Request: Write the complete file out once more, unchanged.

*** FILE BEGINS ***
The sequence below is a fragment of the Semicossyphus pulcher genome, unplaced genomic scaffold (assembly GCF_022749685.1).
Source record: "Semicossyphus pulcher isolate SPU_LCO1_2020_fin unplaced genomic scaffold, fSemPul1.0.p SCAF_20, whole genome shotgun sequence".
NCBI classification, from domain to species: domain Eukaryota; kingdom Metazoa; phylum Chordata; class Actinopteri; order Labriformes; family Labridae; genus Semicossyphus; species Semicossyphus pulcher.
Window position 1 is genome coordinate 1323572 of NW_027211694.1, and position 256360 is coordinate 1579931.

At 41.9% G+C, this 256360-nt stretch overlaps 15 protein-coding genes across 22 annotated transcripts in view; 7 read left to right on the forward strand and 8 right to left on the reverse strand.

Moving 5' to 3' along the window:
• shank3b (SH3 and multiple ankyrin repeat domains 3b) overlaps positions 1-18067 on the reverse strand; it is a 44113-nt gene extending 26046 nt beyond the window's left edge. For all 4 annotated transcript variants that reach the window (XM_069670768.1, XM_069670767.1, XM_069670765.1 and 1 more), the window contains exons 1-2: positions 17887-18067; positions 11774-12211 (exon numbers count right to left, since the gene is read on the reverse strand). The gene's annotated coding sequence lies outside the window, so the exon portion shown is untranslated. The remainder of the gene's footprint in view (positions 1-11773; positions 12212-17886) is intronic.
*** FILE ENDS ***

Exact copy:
The sequence below is a fragment of the Semicossyphus pulcher genome, unplaced genomic scaffold (assembly GCF_022749685.1).
Source record: "Semicossyphus pulcher isolate SPU_LCO1_2020_fin unplaced genomic scaffold, fSemPul1.0.p SCAF_20, whole genome shotgun sequence".
NCBI classification, from domain to species: domain Eukaryota; kingdom Metazoa; phylum Chordata; class Actinopteri; order Labriformes; family Labridae; genus Semicossyphus; species Semicossyphus pulcher.
Window position 1 is genome coordinate 1323572 of NW_027211694.1, and position 256360 is coordinate 1579931.

At 41.9% G+C, this 256360-nt stretch overlaps 15 protein-coding genes across 22 annotated transcripts in view; 7 read left to right on the forward strand and 8 right to left on the reverse strand.

Moving 5' to 3' along the window:
• shank3b (SH3 and multiple ankyrin repeat domains 3b) overlaps positions 1-18067 on the reverse strand; it is a 44113-nt gene extending 26046 nt beyond the window's left edge. For all 4 annotated transcript variants that reach the window (XM_069670768.1, XM_069670767.1, XM_069670765.1 and 1 more), the window contains exons 1-2: positions 17887-18067; positions 11774-12211 (exon numbers count right to left, since the gene is read on the reverse strand). The gene's annotated coding sequence lies outside the window, so the exon portion shown is untranslated. The remainder of the gene's footprint in view (positions 1-11773; positions 12212-17886) is intronic.